What is a God? (feat. Jason Silva)

Presented by MelodySheep

The Story of Everything: Carl Sagan on Cosmology, Evolution, and Science

Via The Carl Sagan Tribute Series

Why Science and Creativity go Hand in Hand.

We must stop teaching people to fear being wrong. And you may not think we are doing it as a society, but really think about it. In school, for instance, you always were told you need to get good grades. So what? Well, if you don’t, you’re not going to get into college and then you’re going to end up with no job, homeless, unloved, and alone. And it’s all driven by fear. The fear of being wrong.

But if you are not willing to be wrong, then you have never dreamt of something different, never considered a new angle, never changed anything. And if you are a scientist, you understand the necessity of being wrong, of taking a risk, of trying something new. We say, for example, that as you look outwards from the surface of the sun, it gets hotter and hotter, and no one knows why! So a graduate of so and so university might say “well, I was taught under the instruction of so and so and he told me that it was all caused by this heating or that cooling” or whatever have you. And then someone on the street might come along and propose an entirely different idea – something new, something untested, something completely unheard of. Let’s say he or she says that it was a magical elephant that makes this area hotter and hotter. Well the student is obviously going to reject it right away! “no, no it cannot be correct, it cannot be the correct answer” and in doing so he forgets the whole point of science – to never fear that you might be wrong – to always consider the other side.

But that is the only way we move forward. And that’s not what colleges are teaching us. That’s not what society thinks is important. And because of that we are right here, in the present day, motionless on a sea of ideas, our fishing reels pushed aside, and our minds turned towards old ideas and ways of doing. Our heads are stuck in the books. And sometimes someone decides to take up a reel – may I remind you it’s always there – and takes a cast, takes a risk. That person is a true scientist, that person isn’t afraid of trying something new, that person isn’t afraid of being wrong.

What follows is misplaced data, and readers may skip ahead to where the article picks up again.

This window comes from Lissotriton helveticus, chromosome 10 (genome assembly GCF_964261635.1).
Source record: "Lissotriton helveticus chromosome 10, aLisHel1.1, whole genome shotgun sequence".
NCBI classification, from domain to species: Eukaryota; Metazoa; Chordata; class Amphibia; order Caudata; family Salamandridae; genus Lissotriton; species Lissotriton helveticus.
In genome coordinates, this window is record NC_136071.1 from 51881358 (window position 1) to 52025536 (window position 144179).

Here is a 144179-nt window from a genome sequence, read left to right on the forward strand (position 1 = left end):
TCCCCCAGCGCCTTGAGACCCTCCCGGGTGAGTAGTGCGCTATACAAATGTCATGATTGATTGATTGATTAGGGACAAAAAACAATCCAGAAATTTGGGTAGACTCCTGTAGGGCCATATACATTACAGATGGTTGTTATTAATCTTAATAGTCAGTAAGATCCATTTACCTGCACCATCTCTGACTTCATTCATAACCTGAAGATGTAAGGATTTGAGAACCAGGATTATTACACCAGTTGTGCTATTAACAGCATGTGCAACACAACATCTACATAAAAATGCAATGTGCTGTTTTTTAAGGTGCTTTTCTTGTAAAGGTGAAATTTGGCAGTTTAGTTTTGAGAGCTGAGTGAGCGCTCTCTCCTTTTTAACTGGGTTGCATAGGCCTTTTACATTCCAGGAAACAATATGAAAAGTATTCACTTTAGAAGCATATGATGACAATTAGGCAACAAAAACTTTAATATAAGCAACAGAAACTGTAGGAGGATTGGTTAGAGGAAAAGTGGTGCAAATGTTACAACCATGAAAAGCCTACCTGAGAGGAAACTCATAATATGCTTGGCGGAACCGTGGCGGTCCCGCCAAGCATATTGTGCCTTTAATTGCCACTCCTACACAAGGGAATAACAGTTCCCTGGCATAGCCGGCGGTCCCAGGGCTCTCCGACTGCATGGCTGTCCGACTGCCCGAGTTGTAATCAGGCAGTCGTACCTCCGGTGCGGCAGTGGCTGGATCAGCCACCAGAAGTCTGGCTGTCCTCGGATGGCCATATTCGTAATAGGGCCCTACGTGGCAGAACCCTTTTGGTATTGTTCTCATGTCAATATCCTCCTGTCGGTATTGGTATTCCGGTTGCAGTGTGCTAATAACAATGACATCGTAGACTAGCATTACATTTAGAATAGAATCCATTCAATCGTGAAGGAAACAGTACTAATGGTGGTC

And so you see, science needs more imagination, more new ideas, and more risk-takers. We need a generation of men and women who are not afraid of being wrong. A generation that sees science as a grand adventure, full of wonder and beauty and hope. 

1st Observing Night at the University of St Andrews Observatory

Clear skies, but a bright near-full moon. Saw a few deep-sky objects, gave multiple sky tours, and shared two binary star systems though a scope. I was so happy to see so many faces turn up for the event, especially considering the range of majors in the crowd.


Oh, and I was elected to the committee board of the University of St Andrews Astronomical Society as 1st Year Representative!

slenderica:

firstruleofmethclub:

Left and right are both directions. The difference between them is that when facing due North, your former will be to the West, and your latter will fall on the East. Remember which half of your body was placed in each quadrant, and you will be able to know the difference between your left and right, this works even after you discontinue facing North.
Red is the light reflecting visual representation shared by both blood, and my blankie. It’s also the opposite of green.
The new colour is called Banewolf. I may not have been able to visualise it, but I did just think of it, which was the only prerequisite.